Forget the enormous amount of upkeep necessary for that gorgeous lawn in this shot. I am here for that little garden path. The encroaching wildflowers make themselves at home in these rocky, compacted areas. I just love irregular spaces in between slate and granite crammed full of hardy little succulents and Alysum, or Lobularia maritima, crowding the stones and creating an old world feeling, like it has been around since the Appian Way, making it the queen of garden paths. This gem is created by Edwina von Gal for her client on Long Island.
My succulents and I are patiently waiting to return out of doors. Thank goodness for these good sports! Though, I must admit that I am practically having to take showers with my collection. Since the freezing snap here in zone 8b, all my friends have come inside. And, what a collection I have now! Who knew? Here is one of my favorite plants, the Aloe vera.
I have been reading Honore de Balzac and Gustave Flaubert novels this Winter, and, not a ball or salon goes by in 19th century romantic France that someone doesn’t have Camellias in their hair or in a vase. Just the other day I was wondering where old man Winter was this year, and, he came. Tonight will be 20 degrees fahrenheit in my land of Camellias. Careful what you wish for! However, the chill will deliver me beautiful and bountiful japonica varieties, won’t it? I can’t wait to collect a bouquet. And, wear one in my buttonhole or my hat. These are the tags from the ones I have planted this year, so far.
I was looking for him this morning and got a warm (60 degrees fahrenheit at 7 a.m.), humid rain, instead. In my neck of the woods (zone 8b), we haven’t seen Winter, yet. So I thought I’d look elsewhere, like Vermont. This photograph of Birch trunks are from the book, The Soul of Vermont, by Richard W. Brown. If I were there right now, I would probably be out in my snow man outfit collecting the papery, resinous bark from these guys for some project indoors later, maybe. Building a fire. Eating pancakes with local maple syrup. What else? Instead, I am watching the azaleas begin to bloom in my neighborhood. Ah…
Okay, yes, I just made that word on my own…however, rococo is a French linguistic derivative of the Italian word barocco and it stems from the Baroque movement in 17th century architecture. Now, the baroque was intended to bring piety to the people, a vox populi movement, even. And, as an attraction for the masses, paintings were added to the interiors of churches and buildings to give the folks something to come in for. Also, apparently, the rounded curves and circular movement in the buildings itself were a popular attraction, also. However, as our bourgeois ideals expanded into the United States, it seems we have a tendency to think of the Rococo as a decadent period. And, maybe it is. So, a natural extension would be the landscape attached, eh? Rococo landscapes abound throughout Europe just as Baroque churches abound throughout Mexico. They seem such strange bedfellows to me. And, it is this strangeness which leads me to this curiosity in Chicago, Illinois. Designed by Landcape Architect, Deborah Nevins, and photographed here for the book, The New Garden Paradise, where I can’t see any dollar weed in this lawn. Can you?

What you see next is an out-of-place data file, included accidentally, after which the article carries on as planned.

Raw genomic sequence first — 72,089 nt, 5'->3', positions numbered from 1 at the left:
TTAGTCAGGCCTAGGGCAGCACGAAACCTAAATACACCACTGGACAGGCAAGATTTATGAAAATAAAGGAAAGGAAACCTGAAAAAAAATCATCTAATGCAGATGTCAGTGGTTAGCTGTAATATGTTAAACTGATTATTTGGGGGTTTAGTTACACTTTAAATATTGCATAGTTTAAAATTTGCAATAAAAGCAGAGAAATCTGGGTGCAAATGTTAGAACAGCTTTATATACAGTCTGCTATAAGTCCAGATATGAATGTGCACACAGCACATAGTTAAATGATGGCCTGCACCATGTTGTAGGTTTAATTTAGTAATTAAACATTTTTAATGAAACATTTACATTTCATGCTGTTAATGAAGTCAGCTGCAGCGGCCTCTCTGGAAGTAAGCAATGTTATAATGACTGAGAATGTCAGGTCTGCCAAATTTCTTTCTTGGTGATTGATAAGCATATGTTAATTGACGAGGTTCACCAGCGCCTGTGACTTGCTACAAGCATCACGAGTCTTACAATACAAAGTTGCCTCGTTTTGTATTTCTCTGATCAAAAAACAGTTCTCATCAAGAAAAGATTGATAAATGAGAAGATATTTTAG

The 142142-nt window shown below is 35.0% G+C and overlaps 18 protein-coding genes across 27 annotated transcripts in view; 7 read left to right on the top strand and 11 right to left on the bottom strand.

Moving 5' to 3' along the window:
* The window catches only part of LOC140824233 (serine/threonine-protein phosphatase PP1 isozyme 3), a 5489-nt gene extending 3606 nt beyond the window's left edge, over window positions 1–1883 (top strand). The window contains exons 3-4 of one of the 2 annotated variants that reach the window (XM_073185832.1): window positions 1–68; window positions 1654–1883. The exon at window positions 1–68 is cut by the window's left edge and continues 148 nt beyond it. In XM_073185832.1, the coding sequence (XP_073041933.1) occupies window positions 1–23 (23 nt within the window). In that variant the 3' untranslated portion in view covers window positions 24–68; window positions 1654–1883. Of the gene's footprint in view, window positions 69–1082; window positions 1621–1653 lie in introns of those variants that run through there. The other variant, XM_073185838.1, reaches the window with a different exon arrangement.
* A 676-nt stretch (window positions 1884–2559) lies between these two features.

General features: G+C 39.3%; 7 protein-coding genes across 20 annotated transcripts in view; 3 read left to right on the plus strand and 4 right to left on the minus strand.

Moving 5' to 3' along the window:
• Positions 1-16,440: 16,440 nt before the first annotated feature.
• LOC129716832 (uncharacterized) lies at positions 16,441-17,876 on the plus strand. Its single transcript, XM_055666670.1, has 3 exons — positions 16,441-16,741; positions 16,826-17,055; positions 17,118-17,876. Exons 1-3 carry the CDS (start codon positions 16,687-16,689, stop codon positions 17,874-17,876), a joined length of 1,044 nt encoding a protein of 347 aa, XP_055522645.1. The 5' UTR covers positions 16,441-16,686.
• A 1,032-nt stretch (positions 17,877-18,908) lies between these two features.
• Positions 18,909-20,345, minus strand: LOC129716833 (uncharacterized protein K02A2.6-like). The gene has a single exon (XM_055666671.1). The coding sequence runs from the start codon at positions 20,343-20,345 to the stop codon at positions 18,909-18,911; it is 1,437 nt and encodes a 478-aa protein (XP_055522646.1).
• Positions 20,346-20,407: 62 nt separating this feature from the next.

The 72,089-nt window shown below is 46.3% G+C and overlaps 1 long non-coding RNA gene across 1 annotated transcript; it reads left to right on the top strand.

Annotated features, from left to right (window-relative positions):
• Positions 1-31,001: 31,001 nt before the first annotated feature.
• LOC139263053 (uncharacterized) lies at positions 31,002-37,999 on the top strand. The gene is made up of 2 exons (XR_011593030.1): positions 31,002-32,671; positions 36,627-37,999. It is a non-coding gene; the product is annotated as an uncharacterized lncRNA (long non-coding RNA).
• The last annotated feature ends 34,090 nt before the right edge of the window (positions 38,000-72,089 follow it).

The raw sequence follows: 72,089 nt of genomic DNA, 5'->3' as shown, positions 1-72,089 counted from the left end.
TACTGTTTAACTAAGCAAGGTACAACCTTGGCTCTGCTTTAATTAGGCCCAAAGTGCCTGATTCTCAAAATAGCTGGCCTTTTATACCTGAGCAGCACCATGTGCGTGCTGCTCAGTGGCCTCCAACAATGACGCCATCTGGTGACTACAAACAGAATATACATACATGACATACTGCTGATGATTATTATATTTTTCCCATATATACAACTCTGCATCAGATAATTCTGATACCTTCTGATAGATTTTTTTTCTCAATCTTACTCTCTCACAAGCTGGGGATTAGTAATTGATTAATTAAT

Okay, I am still on Sullivan’s Island, South Carolina and dreaming of Piet Oudolf designs. Why else would I want to sculpt a topiary tunnel up the pathway? His combination of boxwood and natural grasses are legendary in Europe. Now he has just finished the High Line garden design in New York City. And, we can all learn from Oudolf: plant native grasses. They are so indelibly conservation savvy. And, look how pretty, too.
I found this guy tangled in sand spurs and sand dunes on Sullivan’s Island, South Carolina. Still trying to find out the botanical classification of it, since succulents make me swoon. Why are they called succulent? Dictionary dot com says the definition of the word succulent is rich in desirable qualities. And, juicy. Wow. No wonder we love them so. I am quite sure this one guy is a sedum. Sedum is the large stonecrop genus of the Crassulaceae, representing about 400 species of leaf succulents throughout North America. Prized as a green roof garden plant. Some are cold hardy. Some are heat tolerant. Most are neither both. So choose your species wisely and start planting today!